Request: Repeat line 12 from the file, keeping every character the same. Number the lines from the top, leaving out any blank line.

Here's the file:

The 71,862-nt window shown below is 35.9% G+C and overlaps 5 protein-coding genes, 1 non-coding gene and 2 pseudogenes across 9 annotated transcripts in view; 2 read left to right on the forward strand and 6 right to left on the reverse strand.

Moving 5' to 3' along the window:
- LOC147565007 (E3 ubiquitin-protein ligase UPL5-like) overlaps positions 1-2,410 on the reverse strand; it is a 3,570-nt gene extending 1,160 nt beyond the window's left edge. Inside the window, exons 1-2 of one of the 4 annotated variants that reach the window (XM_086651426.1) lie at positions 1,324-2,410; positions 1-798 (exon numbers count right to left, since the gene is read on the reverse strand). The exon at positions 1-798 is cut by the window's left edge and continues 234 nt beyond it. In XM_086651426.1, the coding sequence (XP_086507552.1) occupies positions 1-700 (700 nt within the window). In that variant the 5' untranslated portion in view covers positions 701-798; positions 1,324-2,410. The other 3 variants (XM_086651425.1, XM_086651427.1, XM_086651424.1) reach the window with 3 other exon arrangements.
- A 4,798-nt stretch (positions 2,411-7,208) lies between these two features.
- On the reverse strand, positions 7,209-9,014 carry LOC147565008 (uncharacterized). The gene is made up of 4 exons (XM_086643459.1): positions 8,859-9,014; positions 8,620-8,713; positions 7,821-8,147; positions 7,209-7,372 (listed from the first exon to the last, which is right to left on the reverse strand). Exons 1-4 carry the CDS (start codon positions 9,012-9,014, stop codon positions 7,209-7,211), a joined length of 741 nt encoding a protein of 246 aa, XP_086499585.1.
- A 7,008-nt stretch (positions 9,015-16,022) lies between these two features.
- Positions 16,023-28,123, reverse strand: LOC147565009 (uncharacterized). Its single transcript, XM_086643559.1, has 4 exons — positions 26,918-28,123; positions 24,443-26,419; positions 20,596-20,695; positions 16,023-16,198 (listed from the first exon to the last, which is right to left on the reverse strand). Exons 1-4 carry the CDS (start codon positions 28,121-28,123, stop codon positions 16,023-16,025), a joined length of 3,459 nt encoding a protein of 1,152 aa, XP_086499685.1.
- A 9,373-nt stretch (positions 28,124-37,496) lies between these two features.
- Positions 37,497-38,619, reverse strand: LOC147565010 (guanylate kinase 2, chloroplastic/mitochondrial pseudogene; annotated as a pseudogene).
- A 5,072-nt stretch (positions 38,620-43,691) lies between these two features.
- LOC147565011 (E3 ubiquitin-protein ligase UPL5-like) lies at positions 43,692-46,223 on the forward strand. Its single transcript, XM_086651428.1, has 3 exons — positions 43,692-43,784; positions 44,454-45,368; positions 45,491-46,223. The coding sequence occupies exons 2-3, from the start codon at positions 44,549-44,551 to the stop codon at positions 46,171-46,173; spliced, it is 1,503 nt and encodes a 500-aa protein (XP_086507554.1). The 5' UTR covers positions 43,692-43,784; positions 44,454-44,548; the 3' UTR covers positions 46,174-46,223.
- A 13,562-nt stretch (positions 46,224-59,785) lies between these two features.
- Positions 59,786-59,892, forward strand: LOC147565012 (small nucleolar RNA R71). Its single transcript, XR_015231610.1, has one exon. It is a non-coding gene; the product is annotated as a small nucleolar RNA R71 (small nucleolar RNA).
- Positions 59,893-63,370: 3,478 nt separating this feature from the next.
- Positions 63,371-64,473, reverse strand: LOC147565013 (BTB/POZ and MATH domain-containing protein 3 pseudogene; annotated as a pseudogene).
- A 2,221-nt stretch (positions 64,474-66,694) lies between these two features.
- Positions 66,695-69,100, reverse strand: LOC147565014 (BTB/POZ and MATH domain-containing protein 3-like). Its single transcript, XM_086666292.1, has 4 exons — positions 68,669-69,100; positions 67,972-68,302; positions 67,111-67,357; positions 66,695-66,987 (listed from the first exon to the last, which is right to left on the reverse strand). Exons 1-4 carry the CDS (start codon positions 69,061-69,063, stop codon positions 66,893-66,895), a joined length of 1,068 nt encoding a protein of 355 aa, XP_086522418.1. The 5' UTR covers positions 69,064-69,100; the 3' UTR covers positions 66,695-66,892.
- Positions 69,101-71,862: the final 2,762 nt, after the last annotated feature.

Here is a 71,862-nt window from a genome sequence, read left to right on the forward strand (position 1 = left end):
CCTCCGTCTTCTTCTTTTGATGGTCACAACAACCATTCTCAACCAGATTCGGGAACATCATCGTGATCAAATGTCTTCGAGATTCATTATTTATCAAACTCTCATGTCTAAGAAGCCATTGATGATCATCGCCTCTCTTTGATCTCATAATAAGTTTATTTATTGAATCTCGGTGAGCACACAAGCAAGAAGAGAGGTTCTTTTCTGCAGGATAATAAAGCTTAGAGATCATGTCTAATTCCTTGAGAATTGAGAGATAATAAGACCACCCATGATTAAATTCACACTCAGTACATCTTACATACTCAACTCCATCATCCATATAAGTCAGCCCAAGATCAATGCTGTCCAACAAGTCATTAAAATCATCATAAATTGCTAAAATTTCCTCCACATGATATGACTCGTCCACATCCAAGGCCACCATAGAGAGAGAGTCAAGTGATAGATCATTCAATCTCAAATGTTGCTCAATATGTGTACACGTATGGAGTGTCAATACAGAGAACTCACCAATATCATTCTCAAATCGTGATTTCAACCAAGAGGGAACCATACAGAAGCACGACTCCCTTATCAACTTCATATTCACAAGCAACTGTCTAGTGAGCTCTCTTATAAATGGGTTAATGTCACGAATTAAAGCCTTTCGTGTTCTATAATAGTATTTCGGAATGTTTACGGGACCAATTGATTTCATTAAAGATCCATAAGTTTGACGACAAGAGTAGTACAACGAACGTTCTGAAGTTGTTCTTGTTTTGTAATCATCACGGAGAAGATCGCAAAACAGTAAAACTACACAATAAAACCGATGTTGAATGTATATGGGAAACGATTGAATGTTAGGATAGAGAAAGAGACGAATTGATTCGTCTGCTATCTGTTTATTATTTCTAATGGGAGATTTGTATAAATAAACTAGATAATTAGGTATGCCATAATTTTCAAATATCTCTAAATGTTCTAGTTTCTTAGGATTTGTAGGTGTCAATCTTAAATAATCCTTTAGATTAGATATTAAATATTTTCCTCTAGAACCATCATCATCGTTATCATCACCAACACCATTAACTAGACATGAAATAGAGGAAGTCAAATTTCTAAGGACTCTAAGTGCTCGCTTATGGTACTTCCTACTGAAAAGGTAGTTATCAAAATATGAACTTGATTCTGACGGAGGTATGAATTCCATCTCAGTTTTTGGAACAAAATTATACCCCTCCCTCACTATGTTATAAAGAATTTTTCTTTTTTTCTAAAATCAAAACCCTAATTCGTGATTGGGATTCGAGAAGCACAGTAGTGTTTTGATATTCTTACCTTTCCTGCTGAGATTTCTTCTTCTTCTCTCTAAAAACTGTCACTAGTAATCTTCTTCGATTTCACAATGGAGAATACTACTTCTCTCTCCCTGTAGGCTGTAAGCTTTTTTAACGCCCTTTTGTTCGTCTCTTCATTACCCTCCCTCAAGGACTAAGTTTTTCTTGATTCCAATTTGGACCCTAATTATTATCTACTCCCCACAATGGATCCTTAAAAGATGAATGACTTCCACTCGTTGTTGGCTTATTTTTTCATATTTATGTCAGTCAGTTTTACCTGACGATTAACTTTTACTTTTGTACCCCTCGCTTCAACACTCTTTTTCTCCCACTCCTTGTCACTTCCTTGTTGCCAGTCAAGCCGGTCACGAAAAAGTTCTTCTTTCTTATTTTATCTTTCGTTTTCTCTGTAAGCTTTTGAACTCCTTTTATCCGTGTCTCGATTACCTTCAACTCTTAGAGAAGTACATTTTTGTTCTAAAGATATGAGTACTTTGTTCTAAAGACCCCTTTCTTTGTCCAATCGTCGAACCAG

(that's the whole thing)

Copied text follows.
- A 13,562-nt stretch (positions 46,224-59,785) lies between these two features.